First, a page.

Original paper

Patchy resources in a heterogeneous environment: effects of leaf litter and forest cover on colonisation patterns of invertebrates in a British Columbian stream

Gjerløv, Charlotte; Richardson, John S.

Abstract

We tested experimentally the hypotheses that leaves are colonised for their value as food and not as microhabitat, and that colonisation of leaves would be faster in a clearcut reach due to food limitation. During weekly trials in a forested and a clearcut reach of a small stream in the continental interior of British Columbia, Canada, we provided colonisation cages with one of three leaf treatments (no leaves, artificial, red alder). Shredder-detritivores preferentially colonised the alder leaf packs in both reaches (densities 3.9 times greater in alder leaf treatments), but there was no difference between the artificial and no leaf treatments. Preferential colonisation of alder leaves suggests they were being colonised for their value as food and not microhabitat. Colonisation was faster in the forested reach for all treatments (cage: benthos ratio for densities greater than 2.3 times those of the clearcut reach), contrary to predictions. Faster colonisation in the forested reach may be a response to lower UV radiation, a more patchy food source (leaf litter vs. algae) or greater habitat heterogeneity. These results suggest forest harvesting can affect community dynamics of streams, primarily through shifts in community composition.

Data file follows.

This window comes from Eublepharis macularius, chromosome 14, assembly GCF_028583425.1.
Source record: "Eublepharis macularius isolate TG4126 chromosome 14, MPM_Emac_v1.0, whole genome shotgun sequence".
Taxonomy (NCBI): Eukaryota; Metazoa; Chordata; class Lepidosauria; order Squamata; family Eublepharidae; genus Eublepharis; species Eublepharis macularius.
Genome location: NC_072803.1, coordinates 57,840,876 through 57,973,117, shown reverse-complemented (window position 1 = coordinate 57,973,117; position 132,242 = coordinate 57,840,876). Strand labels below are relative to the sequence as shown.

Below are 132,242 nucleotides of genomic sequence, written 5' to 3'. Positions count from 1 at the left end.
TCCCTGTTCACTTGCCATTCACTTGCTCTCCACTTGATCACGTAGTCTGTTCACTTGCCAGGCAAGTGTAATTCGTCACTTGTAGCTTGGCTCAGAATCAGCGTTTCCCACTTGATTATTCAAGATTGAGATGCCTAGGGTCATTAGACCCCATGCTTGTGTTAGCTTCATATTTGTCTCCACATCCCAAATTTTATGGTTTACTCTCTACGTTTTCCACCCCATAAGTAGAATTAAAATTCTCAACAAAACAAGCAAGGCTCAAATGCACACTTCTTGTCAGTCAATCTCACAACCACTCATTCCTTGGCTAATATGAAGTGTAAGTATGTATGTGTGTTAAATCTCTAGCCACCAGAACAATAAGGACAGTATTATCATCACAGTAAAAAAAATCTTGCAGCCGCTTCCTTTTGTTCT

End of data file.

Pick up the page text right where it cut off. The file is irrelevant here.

Keywords

leaf colonizationmicrohabitatfood limitationleaf packs